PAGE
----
Despite democratic transformations in a few states, the problems that led to the Arab Spring largely remain unresolved, Dr Toby Dodge, IISS Consulting Senior Fellow for the Middle East, told an audience in Manama on 29 May 2012. In his talk, ‘Drivers of Instability: Reflections on the Arab Spring’, Dodge pointed to short- and medium-term factors such as rising food prices and demographic bulges, as well as the broader failed policies of Arab authoritarianism, as some of the causes of the Arab revolutions.
Yet unemployment remained high in the region more than one year after a street vendor in Tunisia set himself alight and a wave of protests began. Many of the youth who spearheaded the uprisings had not been integrated into post-revolutionary transitions.
Dodge said that several factors determined how each country fared during the uprisings. The outcome varied according to the state’s capacity to co-opt, repress or buy off protesters agitating for reform; the ruling elite’s cohesion; and the domestic opposition’s ability to sustain popular mobilisation.
Nigel Inkster, the IISS’s Director of Transnational Threats and Political Risk, has a piece in Foreign Policy examining the failure of the drugs war in Afghanistan. The article – which draws on Drugs, Insecurity and Failed States: the Problems of Prohibition, a recent Adelphi book Inkster co-authored with Virginia Comolli – looks at the failure of eradication programmes, the limited quantities of trafficked drugs seized, and the largely fruitless efforts to persuade Afghan farmers to grow less profitable or less hardy crops.
Afghanistan is the source of around 60% of the planet’s illicit opium and 80% of illegal heroin, he writes. ‘The United Nations recently reported there had been a 61% rebound in opium production in 2011, and prices were soaring. This is a worrying trend, which seems set to continue after NATO troops leave.’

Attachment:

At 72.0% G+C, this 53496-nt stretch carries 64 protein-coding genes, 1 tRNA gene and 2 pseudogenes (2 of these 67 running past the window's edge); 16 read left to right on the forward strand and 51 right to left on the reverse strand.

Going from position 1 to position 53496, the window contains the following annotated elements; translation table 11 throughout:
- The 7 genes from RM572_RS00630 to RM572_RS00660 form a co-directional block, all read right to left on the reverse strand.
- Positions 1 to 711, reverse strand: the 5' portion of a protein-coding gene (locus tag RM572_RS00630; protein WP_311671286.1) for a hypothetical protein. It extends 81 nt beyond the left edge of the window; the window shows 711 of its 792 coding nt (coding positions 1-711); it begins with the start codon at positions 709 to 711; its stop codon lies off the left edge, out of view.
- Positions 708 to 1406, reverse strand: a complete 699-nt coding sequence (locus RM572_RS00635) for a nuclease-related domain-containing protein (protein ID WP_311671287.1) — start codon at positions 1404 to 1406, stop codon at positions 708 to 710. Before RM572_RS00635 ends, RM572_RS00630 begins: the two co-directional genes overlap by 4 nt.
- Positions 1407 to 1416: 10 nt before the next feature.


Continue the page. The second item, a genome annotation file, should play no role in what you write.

But with so many vested interests in the trade inside Afghanistan, and global demand for this highly profitable, highly transportable commodity remaining strong, can there ever be a solution? Maybe, suggests Inkster, ‘but not while current conditions of high insecurity and pervasive corruption persist’…
By Nigel Inkster, Director of Transnational Threats and Political Risk
The United Kingdom justice and security bill published yesterday has been widely criticised by lawyers and civil-rights campaigners for allowing courts to hear evidence in closed sessions in cases of national security. They argue that this erodes a long-established right to open justice. Even UK Justice Secretary Kenneth Clarke (above, left) has acknowledged that the bill is ‘less than perfect‘. However, since a Green Paper was introduced last year for discussion, the bill has undergone substantial modifications to try to assuage some of its critics.
The final bill only applies to civil cases involving national security, instead of all cases dealing with sensitive information. Judges, rather than ministers, will determine whether the national-security argument is valid, and whether the use of ‘Closed Material Proceedings’ (CMP) offers the best option for balancing national security and justice. Coroners’ inquests dealing with classified material will never be held in camera.